Some parts of the programme contain project work in small groups. You will need to complete the work together with your classmates outside the classroom. This way, you learn from each other and you train to be a team player.
The ability to work in teams and think critically will make you stand out in your professional development.
As a student in the programme, you are expected to participate and actively contribute to teaching sessions while also assuming responsibility for your own learning. A large part of the programme is spent studying on your own or in a study group outside the classroom, and as such, it is important that you take a proactive role in structuring your own studies.
During the programme, except gaining the theoretical knowledge, you will have the opportunities to apply the knowledge in practice. The programme will also train your soft skills such as group work and critical thinking. These will make you well prepared and competitive in the labour market after your graduation.
The Swedish manufacturing industry predicts a large demand for candidates with additive manufacturing qualifications. As part of the programme, students will establish relationships with various companies, and in return, those companies will have access to highly employable candidates. Europe also has a strong labour market, with many companies looking to hire candidates with skills in AM.
You also have the option of staying in academia and pursuing a PhD degree, either at Uppsala University, where research on and involving AM can be found in the engineering sciences, chemistry, physics and medicine, or at other Swedish and foreign universities.
Career support During your time as a student, UU Careers offers support and guidance. You have the opportunity to take part in a variety of activities and events that will prepare you for your future career. Learn more about UU Careers.
Below you will find the details about eligibility requirements, selection criteria, and tuition fees. For information on how to apply and what documents you need to submit, check the application guide. For this programme, besides the general supporting documents, you also need to submit one programme-specific document: a statement of purpose.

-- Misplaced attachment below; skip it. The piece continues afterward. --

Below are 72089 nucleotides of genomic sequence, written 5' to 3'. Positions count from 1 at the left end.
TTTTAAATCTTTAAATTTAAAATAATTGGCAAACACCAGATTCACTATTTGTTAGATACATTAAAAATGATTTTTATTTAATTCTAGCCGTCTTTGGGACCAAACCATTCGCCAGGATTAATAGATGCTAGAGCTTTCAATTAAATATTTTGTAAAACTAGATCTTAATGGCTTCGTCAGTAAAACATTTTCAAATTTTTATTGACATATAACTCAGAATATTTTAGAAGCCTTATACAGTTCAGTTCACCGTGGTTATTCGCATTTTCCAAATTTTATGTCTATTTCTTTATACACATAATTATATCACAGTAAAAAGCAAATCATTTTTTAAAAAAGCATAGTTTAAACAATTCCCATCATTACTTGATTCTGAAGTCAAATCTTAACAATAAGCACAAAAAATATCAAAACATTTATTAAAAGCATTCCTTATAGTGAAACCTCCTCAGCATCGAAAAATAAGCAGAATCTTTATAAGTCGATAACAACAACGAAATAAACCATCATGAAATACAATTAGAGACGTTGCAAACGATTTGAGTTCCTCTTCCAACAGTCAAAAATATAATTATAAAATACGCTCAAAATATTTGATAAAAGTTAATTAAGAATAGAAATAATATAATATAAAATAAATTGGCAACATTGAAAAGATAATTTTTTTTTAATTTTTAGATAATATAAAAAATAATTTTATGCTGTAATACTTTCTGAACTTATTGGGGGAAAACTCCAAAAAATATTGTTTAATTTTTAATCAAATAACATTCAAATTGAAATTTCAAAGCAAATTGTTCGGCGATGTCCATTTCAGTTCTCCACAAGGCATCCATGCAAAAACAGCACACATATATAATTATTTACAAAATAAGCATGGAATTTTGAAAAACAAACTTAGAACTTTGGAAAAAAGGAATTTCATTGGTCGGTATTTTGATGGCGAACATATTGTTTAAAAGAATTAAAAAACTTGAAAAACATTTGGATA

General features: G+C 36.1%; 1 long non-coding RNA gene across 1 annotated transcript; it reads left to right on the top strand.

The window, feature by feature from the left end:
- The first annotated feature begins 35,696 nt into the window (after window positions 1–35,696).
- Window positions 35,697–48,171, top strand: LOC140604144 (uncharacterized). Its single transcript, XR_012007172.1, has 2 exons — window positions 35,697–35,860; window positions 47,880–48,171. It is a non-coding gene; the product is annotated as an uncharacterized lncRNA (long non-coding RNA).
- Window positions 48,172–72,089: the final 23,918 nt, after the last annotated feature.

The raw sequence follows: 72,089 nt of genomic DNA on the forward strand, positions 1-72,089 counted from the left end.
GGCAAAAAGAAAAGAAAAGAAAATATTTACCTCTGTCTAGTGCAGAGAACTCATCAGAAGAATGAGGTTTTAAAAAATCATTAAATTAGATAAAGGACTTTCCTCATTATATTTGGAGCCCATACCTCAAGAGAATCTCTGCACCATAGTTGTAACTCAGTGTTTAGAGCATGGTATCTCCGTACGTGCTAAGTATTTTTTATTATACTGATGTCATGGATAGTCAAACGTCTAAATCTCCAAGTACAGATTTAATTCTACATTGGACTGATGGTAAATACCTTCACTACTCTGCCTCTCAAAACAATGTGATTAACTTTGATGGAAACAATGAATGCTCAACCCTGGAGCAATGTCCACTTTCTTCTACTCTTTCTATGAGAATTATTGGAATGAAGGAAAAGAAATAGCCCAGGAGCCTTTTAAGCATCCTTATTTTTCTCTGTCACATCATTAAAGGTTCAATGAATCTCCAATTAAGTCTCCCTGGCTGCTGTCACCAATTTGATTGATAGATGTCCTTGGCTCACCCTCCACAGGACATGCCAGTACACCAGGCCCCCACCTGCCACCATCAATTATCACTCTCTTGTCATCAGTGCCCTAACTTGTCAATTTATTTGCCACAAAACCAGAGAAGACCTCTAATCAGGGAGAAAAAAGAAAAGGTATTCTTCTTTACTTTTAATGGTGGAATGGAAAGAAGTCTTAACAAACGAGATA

Requirements: Academic requirements A Bachelor's degree, equivalent to a Swedish Kandidatexamen, from an internationally recognised university. Also required is:
60 credits in materials science, materials engineering, materials physics and/or materials chemistry, or 60 credits mechanical engineering in combination with 10 credits of materials science, materials engineering, materials physics and/or materials chemistry;
15 credits in mathematics including linear algebra and calculus; ;
5 credits statistics;
5 credits mechanics;
practical experience of laboratory work and ability to use computer-based calculation tools, such as MATLAB, CAD (such as SolidWorks) or FEM (such as COMSOL).
Language requirements Proficiency in English equivalent to the Swedish upper secondary course English 6. This requirement can be met either by achieving the required score on an internationally recognised test, or by previous upper secondary or university studies in some countries. Detailed instructions on how to provide evidence of your English proficiency are available at universityadmissions.se.
Students are selected based on:
an overall appraisal of previous university studies; and
a statement of purpose (1 page).
Tuition fee-paying students and non-paying students are admitted on the same grounds but in different selection groups.
If you are not a citizen of a European Union (EU) or European Economic Area (EEA) country, or Switzerland, you are required to pay application and tuition fees. Fees cover application and tuition only and do not cover accommodation, academic literature or the general cost of living. Read more about fees.